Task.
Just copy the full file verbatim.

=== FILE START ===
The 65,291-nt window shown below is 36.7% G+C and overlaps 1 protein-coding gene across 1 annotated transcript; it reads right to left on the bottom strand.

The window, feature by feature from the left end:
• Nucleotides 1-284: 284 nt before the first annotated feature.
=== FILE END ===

The 65,291-nt window shown below is 36.7% G+C and overlaps 1 protein-coding gene across 1 annotated transcript; it reads right to left on the bottom strand.

The window, feature by feature from the left end:
• Nucleotides 1-284: 284 nt before the first annotated feature.